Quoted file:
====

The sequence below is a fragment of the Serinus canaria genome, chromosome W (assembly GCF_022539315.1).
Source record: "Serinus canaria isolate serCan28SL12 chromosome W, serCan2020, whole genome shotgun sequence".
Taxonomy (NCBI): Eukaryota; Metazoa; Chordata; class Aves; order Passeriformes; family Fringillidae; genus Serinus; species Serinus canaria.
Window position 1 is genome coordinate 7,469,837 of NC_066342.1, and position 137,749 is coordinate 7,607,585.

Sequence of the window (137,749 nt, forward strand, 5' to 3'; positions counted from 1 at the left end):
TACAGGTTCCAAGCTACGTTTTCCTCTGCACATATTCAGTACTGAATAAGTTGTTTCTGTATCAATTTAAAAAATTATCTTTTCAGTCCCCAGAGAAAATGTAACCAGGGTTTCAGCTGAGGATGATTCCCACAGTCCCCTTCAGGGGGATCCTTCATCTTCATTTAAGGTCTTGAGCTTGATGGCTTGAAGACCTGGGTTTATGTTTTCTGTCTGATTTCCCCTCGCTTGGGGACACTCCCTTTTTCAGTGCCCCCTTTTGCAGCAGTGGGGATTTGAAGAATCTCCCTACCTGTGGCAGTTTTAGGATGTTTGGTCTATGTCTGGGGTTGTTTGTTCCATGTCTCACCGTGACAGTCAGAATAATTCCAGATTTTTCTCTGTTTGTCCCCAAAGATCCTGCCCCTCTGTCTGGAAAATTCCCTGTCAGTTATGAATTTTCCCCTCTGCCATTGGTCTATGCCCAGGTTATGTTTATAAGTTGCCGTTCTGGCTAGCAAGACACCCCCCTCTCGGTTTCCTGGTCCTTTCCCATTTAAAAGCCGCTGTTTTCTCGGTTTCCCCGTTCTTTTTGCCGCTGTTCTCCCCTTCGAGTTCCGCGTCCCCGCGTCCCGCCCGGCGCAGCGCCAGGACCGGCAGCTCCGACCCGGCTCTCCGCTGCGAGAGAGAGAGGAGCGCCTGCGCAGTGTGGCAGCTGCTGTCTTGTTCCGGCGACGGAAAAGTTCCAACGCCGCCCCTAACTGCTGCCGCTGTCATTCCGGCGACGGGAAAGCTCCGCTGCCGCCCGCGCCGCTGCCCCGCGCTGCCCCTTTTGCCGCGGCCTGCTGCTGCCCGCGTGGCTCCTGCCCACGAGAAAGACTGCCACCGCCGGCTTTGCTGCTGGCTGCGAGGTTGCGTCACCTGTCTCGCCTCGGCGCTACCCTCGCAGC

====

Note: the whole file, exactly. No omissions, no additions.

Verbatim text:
The sequence below is a fragment of the Serinus canaria genome, chromosome W (assembly GCF_022539315.1).
Source record: "Serinus canaria isolate serCan28SL12 chromosome W, serCan2020, whole genome shotgun sequence".
Taxonomy (NCBI): Eukaryota; Metazoa; Chordata; class Aves; order Passeriformes; family Fringillidae; genus Serinus; species Serinus canaria.
Window position 1 is genome coordinate 7,469,837 of NC_066342.1, and position 137,749 is coordinate 7,607,585.

Sequence of the window (137,749 nt, forward strand, 5' to 3'; positions counted from 1 at the left end):
TACAGGTTCCAAGCTACGTTTTCCTCTGCACATATTCAGTACTGAATAAGTTGTTTCTGTATCAATTTAAAAAATTATCTTTTCAGTCCCCAGAGAAAATGTAACCAGGGTTTCAGCTGAGGATGATTCCCACAGTCCCCTTCAGGGGGATCCTTCATCTTCATTTAAGGTCTTGAGCTTGATGGCTTGAAGACCTGGGTTTATGTTTTCTGTCTGATTTCCCCTCGCTTGGGGACACTCCCTTTTTCAGTGCCCCCTTTTGCAGCAGTGGGGATTTGAAGAATCTCCCTACCTGTGGCAGTTTTAGGATGTTTGGTCTATGTCTGGGGTTGTTTGTTCCATGTCTCACCGTGACAGTCAGAATAATTCCAGATTTTTCTCTGTTTGTCCCCAAAGATCCTGCCCCTCTGTCTGGAAAATTCCCTGTCAGTTATGAATTTTCCCCTCTGCCATTGGTCTATGCCCAGGTTATGTTTATAAGTTGCCGTTCTGGCTAGCAAGACACCCCCCTCTCGGTTTCCTGGTCCTTTCCCATTTAAAAGCCGCTGTTTTCTCGGTTTCCCCGTTCTTTTTGCCGCTGTTCTCCCCTTCGAGTTCCGCGTCCCCGCGTCCCGCCCGGCGCAGCGCCAGGACCGGCAGCTCCGACCCGGCTCTCCGCTGCGAGAGAGAGAGGAGCGCCTGCGCAGTGTGGCAGCTGCTGTCTTGTTCCGGCGACGGAAAAGTTCCAACGCCGCCCCTAACTGCTGCCGCTGTCATTCCGGCGACGGGAAAGCTCCGCTGCCGCCCGCGCCGCTGCCCCGCGCTGCCCCTTTTGCCGCGGCCTGCTGCTGCCCGCGTGGCTCCTGCCCACGAGAAAGACTGCCACCGCCGGCTTTGCTGCTGGCTGCGAGGTTGCGTCACCTGTCTCGCCTCGGCGCTACCCTCGCAGC